Seizures in Young Children – Fever Convulsions

A fever convulsion is a fit or seizure.  It is caused by a sudden change in your child’s body temperature and is usually associated with a fever (a temperature above 38°C). A high temperature is a sign of infection somewhere in the body and is often caused by a virus or bacteria. A high fever does not necessarily mean your child has a serious illness. Fever is not known to cause damage to the brain or other organs.

Most children with fever suffer only minor discomfort; however one child in 30 may have a convulsion at one time or another. This usually happens between the ages of six months and six years. Fever convulsions are not harmful to your child and do not cause brain damage.

Most children who have a convulsion will only ever have just one. Some children will have one or more seizures, usually during illnesses which cause a fever. There is no increased risk of epilepsy in children who have had fever convulsions.

Signs and Symptoms

During a fever convulsion:

  • Your child will usually lose consciousness.
  • Their muscles may stiffen or jerk.
  • Your child may go red or blue in the face.
  • The convulsion may last for several minutes.

When the movements stop, your child will regain consciousness but will probably remain sleepy or irritated afterwards.

Treatment during a Convulsion

There is nothing you can do to make the convulsion stop.

  • The most important thing is to stay calm – don’t panic.
  • Place your child on a soft surface, lying on his or her side or back.
  • Do not restrain your child.
  • Do not put anything in their mouth, including your fingers.Your child will not choke or swallow their tongue.
  • Try to watch exactly what happens, so that you can describe it to the doctor later.
  • Time how long the convulsion lasts.
  • Do not put a child who is having a convulsion in the bath.

Call an Ambulance if

  • The convulsion lasts more than five minutes.
  • Your child does not wake up when the convulsion stops.
  • If your child looks very sick when the convulsion stops.

If the convulsion stops in less than five minutes:

  • You should see your family doctor as soon as possible.
  • If your child was very unwell before the convulsion then you should take them to see a doctor immediately.

It may be okay to take the child in your own car but only do this if there are two adults, one to drive and one to look after the child.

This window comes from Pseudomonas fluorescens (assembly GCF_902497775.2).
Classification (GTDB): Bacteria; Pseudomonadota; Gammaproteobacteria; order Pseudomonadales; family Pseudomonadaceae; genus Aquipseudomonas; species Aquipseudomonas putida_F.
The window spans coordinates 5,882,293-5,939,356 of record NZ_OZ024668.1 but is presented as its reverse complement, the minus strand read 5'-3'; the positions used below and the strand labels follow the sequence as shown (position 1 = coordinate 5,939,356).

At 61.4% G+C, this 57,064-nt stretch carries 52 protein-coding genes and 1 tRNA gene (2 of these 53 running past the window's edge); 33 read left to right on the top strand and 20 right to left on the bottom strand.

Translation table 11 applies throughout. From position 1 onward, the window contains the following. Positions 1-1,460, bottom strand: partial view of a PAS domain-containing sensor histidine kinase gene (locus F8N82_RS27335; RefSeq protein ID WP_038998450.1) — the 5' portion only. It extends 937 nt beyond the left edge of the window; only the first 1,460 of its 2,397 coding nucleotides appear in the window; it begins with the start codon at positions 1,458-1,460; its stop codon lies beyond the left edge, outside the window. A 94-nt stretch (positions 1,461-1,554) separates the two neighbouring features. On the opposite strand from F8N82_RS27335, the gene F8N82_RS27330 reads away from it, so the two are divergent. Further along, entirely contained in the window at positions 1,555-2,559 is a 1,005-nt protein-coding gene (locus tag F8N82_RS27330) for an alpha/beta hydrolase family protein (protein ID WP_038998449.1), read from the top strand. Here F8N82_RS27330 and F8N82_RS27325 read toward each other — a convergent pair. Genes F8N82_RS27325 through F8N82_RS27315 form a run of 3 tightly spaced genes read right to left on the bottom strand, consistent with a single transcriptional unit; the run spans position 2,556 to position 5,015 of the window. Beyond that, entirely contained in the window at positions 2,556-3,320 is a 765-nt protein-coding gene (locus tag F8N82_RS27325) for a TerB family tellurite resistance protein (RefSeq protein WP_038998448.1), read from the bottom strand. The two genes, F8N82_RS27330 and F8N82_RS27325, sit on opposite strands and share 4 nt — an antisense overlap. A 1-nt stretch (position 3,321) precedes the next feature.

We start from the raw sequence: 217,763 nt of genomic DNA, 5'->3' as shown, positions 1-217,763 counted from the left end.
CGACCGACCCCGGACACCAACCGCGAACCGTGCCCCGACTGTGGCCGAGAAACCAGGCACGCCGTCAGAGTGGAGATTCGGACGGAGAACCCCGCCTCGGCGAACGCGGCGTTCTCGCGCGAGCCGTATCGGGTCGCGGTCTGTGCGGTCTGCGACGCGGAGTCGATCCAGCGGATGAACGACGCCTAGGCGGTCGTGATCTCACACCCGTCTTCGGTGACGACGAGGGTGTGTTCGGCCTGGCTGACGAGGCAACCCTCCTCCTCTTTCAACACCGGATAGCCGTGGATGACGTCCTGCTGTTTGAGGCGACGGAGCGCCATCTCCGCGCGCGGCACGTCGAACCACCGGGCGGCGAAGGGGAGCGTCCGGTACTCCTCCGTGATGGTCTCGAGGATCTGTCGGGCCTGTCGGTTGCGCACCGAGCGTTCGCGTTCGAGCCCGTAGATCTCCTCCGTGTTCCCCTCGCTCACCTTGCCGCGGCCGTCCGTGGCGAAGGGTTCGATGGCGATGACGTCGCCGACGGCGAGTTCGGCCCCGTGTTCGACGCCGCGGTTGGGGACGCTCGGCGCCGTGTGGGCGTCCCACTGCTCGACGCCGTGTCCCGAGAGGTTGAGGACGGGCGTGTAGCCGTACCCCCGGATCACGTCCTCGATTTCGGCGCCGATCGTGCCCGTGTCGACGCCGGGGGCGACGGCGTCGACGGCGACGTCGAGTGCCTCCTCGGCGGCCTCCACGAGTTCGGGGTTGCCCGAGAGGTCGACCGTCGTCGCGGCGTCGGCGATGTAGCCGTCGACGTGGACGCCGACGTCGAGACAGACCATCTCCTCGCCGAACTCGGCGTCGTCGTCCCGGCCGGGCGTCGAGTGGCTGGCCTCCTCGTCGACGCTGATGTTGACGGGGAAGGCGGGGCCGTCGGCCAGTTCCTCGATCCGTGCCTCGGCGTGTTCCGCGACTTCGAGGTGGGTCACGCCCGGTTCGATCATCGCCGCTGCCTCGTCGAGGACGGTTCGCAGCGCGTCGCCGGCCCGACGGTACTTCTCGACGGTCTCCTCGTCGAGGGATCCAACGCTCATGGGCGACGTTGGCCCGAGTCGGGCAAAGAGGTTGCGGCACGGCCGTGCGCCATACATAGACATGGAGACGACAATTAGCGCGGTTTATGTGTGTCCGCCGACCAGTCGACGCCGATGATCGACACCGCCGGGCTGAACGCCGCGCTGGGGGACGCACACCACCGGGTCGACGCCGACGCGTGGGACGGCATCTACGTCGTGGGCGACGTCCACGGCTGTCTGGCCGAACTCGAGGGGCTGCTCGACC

Fever Care

Since a fever is the body’s natural response to infection, it is not always necessary to reduce a fever. Treatment of a fever with paracetamol does not prevent a febrile convulsion.

Care after the Convulsion

  • Occasionally, children who have long convulsions need to be watched in hospital for a while afterwards. This is usually to work out the cause of the fever and watch the course of your child’s illness.
  • Your child may be a little cranky for a day or so, but this will pass.
  • Resume your usual routines.
  • Put your child to sleep at the usual time, in his or her own bed. Don’t worry about whether you will hear a convulsion; a bed or cot is a safe place for a convulsion.

Follow up

  • Most children who have fever convulsions do not have any long term health problems. They are normally healthy and grow out of them by the age of six.
  • If your child has repeated long convulsions it may be of benefit to visit a paediatrician (specialist children’s doctor).


Key points to remember

  • One in 30 children has a fever convulsion at one time or another, usually between the ages of six months and six years.
  • Nothing can be done to prevent the convulsion from occurring; remain calm and try not to panic.
  • Putting a child in a bath (to lower their temperature) during a convulsion is dangerous.
  • Fever convulsions will not cause brain damage. Even very long convulsions lasting an hour or more almost never cause harm.
  • If the convulsion lasts more than five minutes call an ambulance;otherwise, make an appointment with your paediatrician.
  • If you are worried for any other reason, see your paediatrician.